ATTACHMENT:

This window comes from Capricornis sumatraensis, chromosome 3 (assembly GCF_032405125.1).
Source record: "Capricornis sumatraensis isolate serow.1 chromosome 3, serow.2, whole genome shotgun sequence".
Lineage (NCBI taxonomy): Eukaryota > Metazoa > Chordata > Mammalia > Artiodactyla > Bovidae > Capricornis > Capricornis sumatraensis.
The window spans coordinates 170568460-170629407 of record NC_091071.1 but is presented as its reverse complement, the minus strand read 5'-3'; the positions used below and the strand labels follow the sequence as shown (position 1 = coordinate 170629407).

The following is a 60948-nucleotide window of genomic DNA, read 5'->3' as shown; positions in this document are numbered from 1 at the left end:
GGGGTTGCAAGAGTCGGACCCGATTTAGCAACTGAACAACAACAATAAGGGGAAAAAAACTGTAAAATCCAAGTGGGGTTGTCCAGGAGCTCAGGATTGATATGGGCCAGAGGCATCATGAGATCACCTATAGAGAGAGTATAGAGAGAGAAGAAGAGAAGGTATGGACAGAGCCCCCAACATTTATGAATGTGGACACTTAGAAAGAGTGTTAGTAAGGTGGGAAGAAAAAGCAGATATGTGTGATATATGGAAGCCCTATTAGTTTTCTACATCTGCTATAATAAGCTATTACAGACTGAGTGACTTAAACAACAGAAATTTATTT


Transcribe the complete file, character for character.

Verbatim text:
This window comes from Capricornis sumatraensis, chromosome 3 (assembly GCF_032405125.1).
Source record: "Capricornis sumatraensis isolate serow.1 chromosome 3, serow.2, whole genome shotgun sequence".
Lineage (NCBI taxonomy): Eukaryota > Metazoa > Chordata > Mammalia > Artiodactyla > Bovidae > Capricornis > Capricornis sumatraensis.
The window spans coordinates 170568460-170629407 of record NC_091071.1 but is presented as its reverse complement, the minus strand read 5'-3'; the positions used below and the strand labels follow the sequence as shown (position 1 = coordinate 170629407).

The following is a 60948-nucleotide window of genomic DNA, read 5'->3' as shown; positions in this document are numbered from 1 at the left end:
GGGGTTGCAAGAGTCGGACCCGATTTAGCAACTGAACAACAACAATAAGGGGAAAAAAACTGTAAAATCCAAGTGGGGTTGTCCAGGAGCTCAGGATTGATATGGGCCAGAGGCATCATGAGATCACCTATAGAGAGAGTATAGAGAGAGAAGAAGAGAAGGTATGGACAGAGCCCCCAACATTTATGAATGTGGACACTTAGAAAGAGTGTTAGTAAGGTGGGAAGAAAAAGCAGATATGTGTGATATATGGAAGCCCTATTAGTTTTCTACATCTGCTATAATAAGCTATTACAGACTGAGTGACTTAAACAACAGAAATTTATTT